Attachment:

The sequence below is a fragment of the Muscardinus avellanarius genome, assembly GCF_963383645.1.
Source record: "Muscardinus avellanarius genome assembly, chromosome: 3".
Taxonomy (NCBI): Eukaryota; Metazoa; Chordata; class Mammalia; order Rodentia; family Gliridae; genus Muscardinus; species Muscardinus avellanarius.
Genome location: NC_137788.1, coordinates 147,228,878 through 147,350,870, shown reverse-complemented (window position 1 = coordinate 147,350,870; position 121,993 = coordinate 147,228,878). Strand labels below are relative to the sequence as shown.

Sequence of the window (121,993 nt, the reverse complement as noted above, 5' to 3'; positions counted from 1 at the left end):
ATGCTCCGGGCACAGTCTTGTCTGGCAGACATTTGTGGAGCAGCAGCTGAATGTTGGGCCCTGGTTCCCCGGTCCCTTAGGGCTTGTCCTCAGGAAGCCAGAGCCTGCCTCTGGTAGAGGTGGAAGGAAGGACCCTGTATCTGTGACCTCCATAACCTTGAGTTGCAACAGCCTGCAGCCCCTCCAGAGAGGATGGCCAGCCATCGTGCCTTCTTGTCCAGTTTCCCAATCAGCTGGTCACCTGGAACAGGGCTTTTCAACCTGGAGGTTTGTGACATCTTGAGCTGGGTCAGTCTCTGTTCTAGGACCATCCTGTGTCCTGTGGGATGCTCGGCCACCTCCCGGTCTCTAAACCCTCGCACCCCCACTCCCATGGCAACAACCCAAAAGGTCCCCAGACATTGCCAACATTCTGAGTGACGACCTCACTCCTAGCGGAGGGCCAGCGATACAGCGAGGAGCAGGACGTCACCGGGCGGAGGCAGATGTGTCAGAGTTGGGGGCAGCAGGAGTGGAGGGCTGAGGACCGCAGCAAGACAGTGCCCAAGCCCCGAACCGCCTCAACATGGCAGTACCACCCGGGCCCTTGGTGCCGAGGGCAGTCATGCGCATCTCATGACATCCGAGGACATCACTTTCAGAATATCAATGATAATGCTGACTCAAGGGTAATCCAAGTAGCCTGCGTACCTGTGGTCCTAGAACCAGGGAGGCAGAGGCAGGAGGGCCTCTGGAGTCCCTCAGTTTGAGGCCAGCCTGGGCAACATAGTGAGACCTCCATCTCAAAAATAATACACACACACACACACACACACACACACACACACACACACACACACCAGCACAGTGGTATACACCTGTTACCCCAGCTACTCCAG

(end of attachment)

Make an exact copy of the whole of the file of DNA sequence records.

The sequence below is a fragment of the Muscardinus avellanarius genome, assembly GCF_963383645.1.
Source record: "Muscardinus avellanarius genome assembly, chromosome: 3".
Taxonomy (NCBI): Eukaryota; Metazoa; Chordata; class Mammalia; order Rodentia; family Gliridae; genus Muscardinus; species Muscardinus avellanarius.
Genome location: NC_137788.1, coordinates 147,228,878 through 147,350,870, shown reverse-complemented (window position 1 = coordinate 147,350,870; position 121,993 = coordinate 147,228,878). Strand labels below are relative to the sequence as shown.

Sequence of the window (121,993 nt, the reverse complement as noted above, 5' to 3'; positions counted from 1 at the left end):
ATGCTCCGGGCACAGTCTTGTCTGGCAGACATTTGTGGAGCAGCAGCTGAATGTTGGGCCCTGGTTCCCCGGTCCCTTAGGGCTTGTCCTCAGGAAGCCAGAGCCTGCCTCTGGTAGAGGTGGAAGGAAGGACCCTGTATCTGTGACCTCCATAACCTTGAGTTGCAACAGCCTGCAGCCCCTCCAGAGAGGATGGCCAGCCATCGTGCCTTCTTGTCCAGTTTCCCAATCAGCTGGTCACCTGGAACAGGGCTTTTCAACCTGGAGGTTTGTGACATCTTGAGCTGGGTCAGTCTCTGTTCTAGGACCATCCTGTGTCCTGTGGGATGCTCGGCCACCTCCCGGTCTCTAAACCCTCGCACCCCCACTCCCATGGCAACAACCCAAAAGGTCCCCAGACATTGCCAACATTCTGAGTGACGACCTCACTCCTAGCGGAGGGCCAGCGATACAGCGAGGAGCAGGACGTCACCGGGCGGAGGCAGATGTGTCAGAGTTGGGGGCAGCAGGAGTGGAGGGCTGAGGACCGCAGCAAGACAGTGCCCAAGCCCCGAACCGCCTCAACATGGCAGTACCACCCGGGCCCTTGGTGCCGAGGGCAGTCATGCGCATCTCATGACATCCGAGGACATCACTTTCAGAATATCAATGATAATGCTGACTCAAGGGTAATCCAAGTAGCCTGCGTACCTGTGGTCCTAGAACCAGGGAGGCAGAGGCAGGAGGGCCTCTGGAGTCCCTCAGTTTGAGGCCAGCCTGGGCAACATAGTGAGACCTCCATCTCAAAAATAATACACACACACACACACACACACACACACACACACACACACACACACCAGCACAGTGGTATACACCTGTTACCCCAGCTACTCCAG